Directly above Pittsburgh’s T-Line Station, at the intersection of Wood Street and Liberty Street, is the Wood Street Galleries, one of downtown Pittsburgh’s prized cultural spaces for technology-based art. Since 2000, the organization has exclusively featured work by media artists and has elevated Pittsburgh’s emerging tech-inspired DIY scene into the fine-art realm.
“I would say what sets [us] apart internationally is that we solely focus on new-media artwork,” says Murray Horne, curator for the Wood Street Gallery. “I think that in North America, we are the gallery that focuses on that more than anybody else.”
The Pittsburgh Cultural Trust, an organization that helped to revitalize the city’s cultural landscape, established a cultural district in the downtown area and created the Wood Street Gallery in 1992. The Wood Street Galleries’ four-story building has two floors of gallery space and an additional two stories of office space for burgeoning arts organizations. “We regard those as incubator offices for up-and-coming arts organizations,” Horne says.
The Wood Street Galleries are currently showing Outer Body / Inner Experience, in which a collection of artists including Lawrence Malstaf, Luc Courchesne, Jim Campbell, Airan Kang, and Matt Stokes have created installations that invoke the viewer’s senses. “It’s all work in which the viewer has to interact with [the work] in order to appreciate the work itself,” Horne says.
Malstaf, for example, has created a piece called the “Nemo Observatorium,” which consists of a massive plastic cylinder and a chair that the viewer sits in. Once inside, the viewer presses a button, and tiny Styrofoam pellets begin whirling around the viewer, not once touching him or her.
“You think that you are in the middle of a vortex, or in the middle of a nightmare if you had a bad day at the office,” Horne says.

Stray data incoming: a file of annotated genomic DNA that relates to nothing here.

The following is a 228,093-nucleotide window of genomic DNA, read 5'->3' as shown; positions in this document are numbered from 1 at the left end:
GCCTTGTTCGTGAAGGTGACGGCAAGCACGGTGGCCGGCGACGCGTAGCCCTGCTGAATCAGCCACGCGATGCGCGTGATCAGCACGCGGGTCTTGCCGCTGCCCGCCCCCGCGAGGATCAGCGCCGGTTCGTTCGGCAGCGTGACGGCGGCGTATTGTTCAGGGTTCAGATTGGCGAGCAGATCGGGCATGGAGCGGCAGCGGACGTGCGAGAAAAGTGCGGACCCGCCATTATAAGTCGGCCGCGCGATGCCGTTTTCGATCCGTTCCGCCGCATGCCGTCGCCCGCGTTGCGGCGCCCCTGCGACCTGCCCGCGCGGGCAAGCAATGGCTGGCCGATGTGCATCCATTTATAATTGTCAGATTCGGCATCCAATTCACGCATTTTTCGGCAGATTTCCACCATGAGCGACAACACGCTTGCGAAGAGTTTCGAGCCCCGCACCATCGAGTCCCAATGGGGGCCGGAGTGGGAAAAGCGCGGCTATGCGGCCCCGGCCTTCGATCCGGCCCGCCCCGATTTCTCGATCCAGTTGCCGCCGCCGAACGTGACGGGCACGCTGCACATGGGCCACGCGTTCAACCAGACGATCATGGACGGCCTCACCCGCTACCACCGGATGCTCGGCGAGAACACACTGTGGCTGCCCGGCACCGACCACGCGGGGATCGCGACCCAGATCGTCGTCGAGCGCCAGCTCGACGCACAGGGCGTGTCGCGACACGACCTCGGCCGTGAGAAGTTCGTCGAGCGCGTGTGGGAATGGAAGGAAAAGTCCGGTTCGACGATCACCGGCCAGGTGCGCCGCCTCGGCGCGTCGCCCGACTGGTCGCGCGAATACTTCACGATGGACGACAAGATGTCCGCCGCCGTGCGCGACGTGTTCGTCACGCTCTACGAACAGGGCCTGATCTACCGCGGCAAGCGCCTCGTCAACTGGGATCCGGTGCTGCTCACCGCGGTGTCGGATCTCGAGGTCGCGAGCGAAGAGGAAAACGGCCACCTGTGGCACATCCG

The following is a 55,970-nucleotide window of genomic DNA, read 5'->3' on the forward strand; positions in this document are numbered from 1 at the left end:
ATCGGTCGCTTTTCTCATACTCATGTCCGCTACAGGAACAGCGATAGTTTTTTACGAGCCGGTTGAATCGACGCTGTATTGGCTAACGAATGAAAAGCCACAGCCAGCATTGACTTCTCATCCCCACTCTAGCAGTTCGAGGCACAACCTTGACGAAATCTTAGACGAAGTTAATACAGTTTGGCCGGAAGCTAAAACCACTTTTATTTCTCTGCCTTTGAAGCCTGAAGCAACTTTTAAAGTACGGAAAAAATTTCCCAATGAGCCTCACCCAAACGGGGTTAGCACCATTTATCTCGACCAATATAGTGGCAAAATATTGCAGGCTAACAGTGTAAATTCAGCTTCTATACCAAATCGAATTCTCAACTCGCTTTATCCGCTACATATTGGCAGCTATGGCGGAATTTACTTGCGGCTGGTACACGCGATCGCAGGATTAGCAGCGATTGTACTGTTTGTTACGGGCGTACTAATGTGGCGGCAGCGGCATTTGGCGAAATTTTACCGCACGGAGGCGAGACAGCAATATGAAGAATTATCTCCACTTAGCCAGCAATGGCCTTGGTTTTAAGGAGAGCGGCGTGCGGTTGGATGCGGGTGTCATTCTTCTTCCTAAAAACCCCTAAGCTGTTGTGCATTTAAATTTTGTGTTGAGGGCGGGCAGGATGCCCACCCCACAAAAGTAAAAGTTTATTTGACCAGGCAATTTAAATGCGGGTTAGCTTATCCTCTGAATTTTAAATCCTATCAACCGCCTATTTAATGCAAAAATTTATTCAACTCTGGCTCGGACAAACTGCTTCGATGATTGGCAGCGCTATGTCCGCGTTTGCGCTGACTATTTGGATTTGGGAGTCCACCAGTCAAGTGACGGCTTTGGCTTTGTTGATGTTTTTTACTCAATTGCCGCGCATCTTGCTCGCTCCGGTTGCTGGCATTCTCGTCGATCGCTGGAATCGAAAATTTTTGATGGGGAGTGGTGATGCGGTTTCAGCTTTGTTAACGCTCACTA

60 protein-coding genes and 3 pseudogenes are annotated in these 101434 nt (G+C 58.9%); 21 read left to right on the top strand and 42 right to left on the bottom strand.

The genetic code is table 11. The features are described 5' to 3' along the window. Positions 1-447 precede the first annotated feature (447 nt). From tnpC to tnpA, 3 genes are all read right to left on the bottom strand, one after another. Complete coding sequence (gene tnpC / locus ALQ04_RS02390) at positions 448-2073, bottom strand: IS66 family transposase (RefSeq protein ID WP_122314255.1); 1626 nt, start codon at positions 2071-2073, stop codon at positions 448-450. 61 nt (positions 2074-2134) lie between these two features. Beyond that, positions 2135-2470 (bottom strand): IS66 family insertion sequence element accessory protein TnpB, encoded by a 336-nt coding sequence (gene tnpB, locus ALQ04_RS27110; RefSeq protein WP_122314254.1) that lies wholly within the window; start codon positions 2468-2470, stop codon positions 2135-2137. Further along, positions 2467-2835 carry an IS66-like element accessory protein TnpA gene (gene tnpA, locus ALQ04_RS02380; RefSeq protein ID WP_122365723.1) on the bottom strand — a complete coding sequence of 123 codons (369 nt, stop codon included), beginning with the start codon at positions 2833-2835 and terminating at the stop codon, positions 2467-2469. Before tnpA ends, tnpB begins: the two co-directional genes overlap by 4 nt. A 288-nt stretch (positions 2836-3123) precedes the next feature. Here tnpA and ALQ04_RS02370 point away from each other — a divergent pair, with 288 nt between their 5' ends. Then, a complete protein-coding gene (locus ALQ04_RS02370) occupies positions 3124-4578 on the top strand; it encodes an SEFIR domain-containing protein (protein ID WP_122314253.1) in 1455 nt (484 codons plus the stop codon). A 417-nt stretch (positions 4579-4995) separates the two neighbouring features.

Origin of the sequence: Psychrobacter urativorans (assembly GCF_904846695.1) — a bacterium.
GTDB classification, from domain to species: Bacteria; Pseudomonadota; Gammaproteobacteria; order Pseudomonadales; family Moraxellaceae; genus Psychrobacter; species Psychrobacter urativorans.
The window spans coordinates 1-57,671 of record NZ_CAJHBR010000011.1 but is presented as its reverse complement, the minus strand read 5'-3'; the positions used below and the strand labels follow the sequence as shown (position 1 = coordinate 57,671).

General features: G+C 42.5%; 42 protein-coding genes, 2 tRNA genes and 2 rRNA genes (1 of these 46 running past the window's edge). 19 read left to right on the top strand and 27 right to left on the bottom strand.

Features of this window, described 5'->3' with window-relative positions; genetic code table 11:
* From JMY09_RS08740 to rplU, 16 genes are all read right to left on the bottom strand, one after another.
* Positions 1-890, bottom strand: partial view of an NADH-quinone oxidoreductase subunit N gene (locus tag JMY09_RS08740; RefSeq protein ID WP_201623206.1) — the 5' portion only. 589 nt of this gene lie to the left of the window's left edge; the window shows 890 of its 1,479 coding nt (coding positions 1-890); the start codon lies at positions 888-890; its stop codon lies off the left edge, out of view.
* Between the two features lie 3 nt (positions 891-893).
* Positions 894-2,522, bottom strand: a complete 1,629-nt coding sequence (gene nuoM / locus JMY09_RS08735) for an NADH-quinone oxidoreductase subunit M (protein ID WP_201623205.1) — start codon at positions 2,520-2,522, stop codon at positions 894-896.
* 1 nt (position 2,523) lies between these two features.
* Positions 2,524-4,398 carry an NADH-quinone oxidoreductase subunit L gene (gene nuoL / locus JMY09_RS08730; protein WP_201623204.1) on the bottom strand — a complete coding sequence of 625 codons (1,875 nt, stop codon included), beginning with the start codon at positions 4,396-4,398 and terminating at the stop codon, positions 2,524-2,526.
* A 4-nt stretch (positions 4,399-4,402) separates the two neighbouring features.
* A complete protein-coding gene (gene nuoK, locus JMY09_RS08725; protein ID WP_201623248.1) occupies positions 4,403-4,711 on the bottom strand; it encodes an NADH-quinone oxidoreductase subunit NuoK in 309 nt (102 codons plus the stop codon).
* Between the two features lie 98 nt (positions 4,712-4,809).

An installation by Courchesne involves an interactive piece that allows viewers to step onto it and traverse between virtual images simply by activating an iPhone. “Those are [some] examples of Outer Body / Inner Experience — outer body because it’s outside of oneself but inner experience because it demands that you become involved with it,” Horne says. The current exhibit will run through September 12.
This fall, the galleries will also feature an exhibit called Audio Space, which showcases the work of Jem Finer, from The Pogues, and David Rockby. Aside from his music career, Finer has created installation art for more than a decade. One of his most well known pieces, “Longplayer,” is an installation music piece that was commissioned for the city of London to commemorate the new millennium and is designed to play its improvisational piece for the next 1,000 years.
For the Audio Space exhibit, the Wood Street Galleries will stream the sounds of “Longplayer” directly from London. Finer will also be in town to play a performance with some local musicians. Rockby will be contributing a piece called “A Very Nervous System,” which allows viewers to interact with his work using motion to activate sounds. “In other words, when the person walks in, no matter how they configure their body, there will be an oral response to the configuration,” Rockby says.
Pittsburgh has a long art/tech tradition that the Wood Street Galleries plan to continue fostering for years to come. “I think that there is a really strong relationship with technology-based artwork that has been promoted for years now, so I think that it’s a good scene and [that there’s] a number of people working in it,” Horne says. “I think that it permeates the whole city.”